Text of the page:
Judging solely on brand reputation, you’d think a Mercedes-Benz luxury SUV would beat any Buick hands-down. But surprisingly, the new Buick Encore ranks higher than the latest Mercedes-Benz GLA. Indeed, Consumer Reports gave the 2021 GLA a below-average score of 60 out of 100, based mainly on two significant flaws.
The 2021 Mercedes-Benz GLA
The 2021 Mercedes-Benz GLA should rank higher, with an attractive and sporty exterior that makes it feel more car than SUV. It’s larger than the prior model year (which contributes to its spacious interior — more on that later). And with a 2.0-liter turbo-four engine that produces 221 hp and 258 lb-ft of torque, it outpowers many bigger SUVs. Front-wheel drive is standard, but you can also choose a 4Matic all-wheel-drive option. The FWD version gets 25/34 mpg city/highway, while the AWD version yields 24/33 mpg.
Cargo space isn’t awe-inspiring, even for a subcompact SUV, at 15.4 cubic feet (50.5 with the back row down). However, headroom and legroom are notably generous because last year’s model was decidedly cramped. You’ll find 39 inches of headroom and 41 inches of legroom in the front row. The second row also boasts 38.1 inches of headroom and 38 inches of legroom. The cabin’s interior styling is upscale, as you’d expect from a Mercedes-Benz. You can take advantage of a 7.0-inch display cluster coupled with a 7.0-inch touchscreen. Upgraded trims upsize the screens to 10.3-inches. Other options include a 12-speaker sound system, a wireless charging pad, and a head-up display.
But where the GLA suffers is in difficult-to-use tech and visibility. Its standard MBUX system offers many features, but a hypersensitive touchscreen and a complex menu make it challenging to use while driving. Further, small side and rear windows, along with wide roof pillars, compromise driver visibility. These two flaws affected its Consumer Reports score significantly. And that was before the recall notices. The first covers this model, along with various 2016 to 2021 models, and results from a software defect that provides an erroneous report about the vehicle’s location in case of an accident. The second recall notice involves the potential for accidental airbag deployment.
The 2021 Buick Encore
Compare this to the 2021 Buick Encore, whose Consumer Reports score is a respectable 74/100. Not a sterling score, but high enough above the GLA’s to merit a second look. The latest Buick’s exterior styling hasn’t changed since 2017, and though it’s not leading the industry in design, it’s an attractive enough SUV for this segment. Its base model packs a 1.6-liter turbo-four engine that, when paired with a six-speed automatic, provides 153 hp and 177 lb-ft of torque. It can hit 60 mph in about 8.5 seconds, and its standard FWD version gets about 25/30 mpg city/highway.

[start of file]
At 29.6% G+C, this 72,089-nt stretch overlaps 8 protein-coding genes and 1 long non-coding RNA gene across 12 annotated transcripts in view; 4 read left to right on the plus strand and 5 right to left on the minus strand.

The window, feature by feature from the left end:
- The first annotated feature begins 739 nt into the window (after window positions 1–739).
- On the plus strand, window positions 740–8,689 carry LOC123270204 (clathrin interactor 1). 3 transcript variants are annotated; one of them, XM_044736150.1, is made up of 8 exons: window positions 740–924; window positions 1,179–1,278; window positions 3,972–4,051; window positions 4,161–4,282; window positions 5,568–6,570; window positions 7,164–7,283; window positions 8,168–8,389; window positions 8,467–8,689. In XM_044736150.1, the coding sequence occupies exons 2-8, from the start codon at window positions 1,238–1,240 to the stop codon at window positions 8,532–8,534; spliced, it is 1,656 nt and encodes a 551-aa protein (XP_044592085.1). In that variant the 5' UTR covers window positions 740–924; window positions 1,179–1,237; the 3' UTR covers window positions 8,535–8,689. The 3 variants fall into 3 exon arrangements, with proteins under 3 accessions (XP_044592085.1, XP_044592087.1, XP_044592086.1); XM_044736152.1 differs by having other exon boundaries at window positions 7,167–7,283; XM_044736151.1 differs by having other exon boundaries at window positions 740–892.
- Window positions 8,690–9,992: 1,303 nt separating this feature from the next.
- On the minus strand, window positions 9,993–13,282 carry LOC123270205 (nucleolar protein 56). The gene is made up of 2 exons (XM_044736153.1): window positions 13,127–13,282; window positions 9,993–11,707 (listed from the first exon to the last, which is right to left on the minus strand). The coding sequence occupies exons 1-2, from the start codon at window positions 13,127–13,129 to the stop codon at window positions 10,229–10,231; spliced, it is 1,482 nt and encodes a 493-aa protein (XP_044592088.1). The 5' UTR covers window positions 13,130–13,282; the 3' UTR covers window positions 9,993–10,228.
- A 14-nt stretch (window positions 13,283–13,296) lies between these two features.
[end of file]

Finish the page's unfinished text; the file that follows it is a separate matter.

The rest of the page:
Legroom is comparable, with 40.8 inches in the front and 35.6 inches in the back. The Encore has more space in the cargo hold at 18.8 cubic feet (although when you fold the back row down, there’s less than in the GLA, at 48.4 cubic feet). The cabin also has intuitive software on a standard 8.0-inch touchscreen, along with a six-speaker audio system. When you opt for higher-level trims, you can get a seven-speaker system, built-in navigation, and other features.
The Encore is a solid subcompact SUV, but it’s underpowered compared with many others in the segment. Its fuel economy also doesn’t impress. And like the GLA, the Encore suffers from compromised rear visibility, thanks to its wide pillars and small rear window. However, the Encore scores points for an upscale interior, with first-class wood paneling, chrome styling, and splendid stitchwork. And Consumer Reports notes its system is easy to use, especially when using voice commands. Further, there’s a recall on the Encore GX, but that’s a separate vehicle rather than a trim despite the similar name.
The GLA and Encore compared
Those looking for an affordable subcompact crossover will find plenty to like about the 2021 Buick Encore. Starting at an astonishingly affordable $23,200, it’s far less expensive than the GLA, which starts at $36,230. And the Encore’s features, especially the voice-controlled infotainment technology, are big selling points. The MBUX system’s voice controls, by contrast, are as sensitive as the touchscreen and easily activated accidentally. And unlike the GLA, the Encore is not subject to any recalls.
However, despite a valiant effort, the Encore ultimately can’t match the GLA’s luxuriousness. The Benz provides far better engine performance and highway mileage. It also edges out the Encore in passenger and cargo space. And, of course, it carries the inherent brand cachet of Mercedes.
Surprisingly, these positives weren’t enough for Consumer Reports to rank the GLA higher than the Encore. And this might be enough for budget-conscious shoppers to consider the Buick Encore instead. Still, for many prospective buyers, the Mercedes-Benz emblem will be enough of a reason to sign on the dotted line, recalls notwithstanding.